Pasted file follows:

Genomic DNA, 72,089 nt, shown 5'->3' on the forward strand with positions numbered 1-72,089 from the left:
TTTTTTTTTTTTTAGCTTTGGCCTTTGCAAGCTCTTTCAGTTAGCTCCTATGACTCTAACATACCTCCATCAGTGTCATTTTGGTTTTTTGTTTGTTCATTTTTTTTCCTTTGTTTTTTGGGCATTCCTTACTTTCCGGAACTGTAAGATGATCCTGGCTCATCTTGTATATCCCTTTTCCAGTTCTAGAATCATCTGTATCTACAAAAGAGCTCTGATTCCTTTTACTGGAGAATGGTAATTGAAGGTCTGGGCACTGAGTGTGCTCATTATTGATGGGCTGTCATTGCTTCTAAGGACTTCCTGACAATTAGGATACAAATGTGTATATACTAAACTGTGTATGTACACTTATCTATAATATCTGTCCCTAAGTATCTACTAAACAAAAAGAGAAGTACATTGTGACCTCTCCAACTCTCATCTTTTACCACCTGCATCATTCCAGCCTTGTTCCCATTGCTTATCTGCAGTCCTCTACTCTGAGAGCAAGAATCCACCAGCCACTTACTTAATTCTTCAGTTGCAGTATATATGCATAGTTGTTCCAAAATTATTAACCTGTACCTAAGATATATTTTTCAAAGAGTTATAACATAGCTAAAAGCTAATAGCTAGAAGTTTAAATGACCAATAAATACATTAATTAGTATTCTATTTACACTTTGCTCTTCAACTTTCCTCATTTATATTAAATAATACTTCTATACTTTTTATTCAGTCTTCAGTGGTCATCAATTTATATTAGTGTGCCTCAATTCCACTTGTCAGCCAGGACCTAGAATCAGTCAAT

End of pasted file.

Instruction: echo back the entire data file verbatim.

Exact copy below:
Genomic DNA, 72,089 nt, shown 5'->3' on the forward strand with positions numbered 1-72,089 from the left:
TTTTTTTTTTTTTAGCTTTGGCCTTTGCAAGCTCTTTCAGTTAGCTCCTATGACTCTAACATACCTCCATCAGTGTCATTTTGGTTTTTTGTTTGTTCATTTTTTTTCCTTTGTTTTTTGGGCATTCCTTACTTTCCGGAACTGTAAGATGATCCTGGCTCATCTTGTATATCCCTTTTCCAGTTCTAGAATCATCTGTATCTACAAAAGAGCTCTGATTCCTTTTACTGGAGAATGGTAATTGAAGGTCTGGGCACTGAGTGTGCTCATTATTGATGGGCTGTCATTGCTTCTAAGGACTTCCTGACAATTAGGATACAAATGTGTATATACTAAACTGTGTATGTACACTTATCTATAATATCTGTCCCTAAGTATCTACTAAACAAAAAGAGAAGTACATTGTGACCTCTCCAACTCTCATCTTTTACCACCTGCATCATTCCAGCCTTGTTCCCATTGCTTATCTGCAGTCCTCTACTCTGAGAGCAAGAATCCACCAGCCACTTACTTAATTCTTCAGTTGCAGTATATATGCATAGTTGTTCCAAAATTATTAACCTGTACCTAAGATATATTTTTCAAAGAGTTATAACATAGCTAAAAGCTAATAGCTAGAAGTTTAAATGACCAATAAATACATTAATTAGTATTCTATTTACACTTTGCTCTTCAACTTTCCTCATTTATATTAAATAATACTTCTATACTTTTTATTCAGTCTTCAGTGGTCATCAATTTATATTAGTGTGCCTCAATTCCACTTGTCAGCCAGGACCTAGAATCAGTCAAT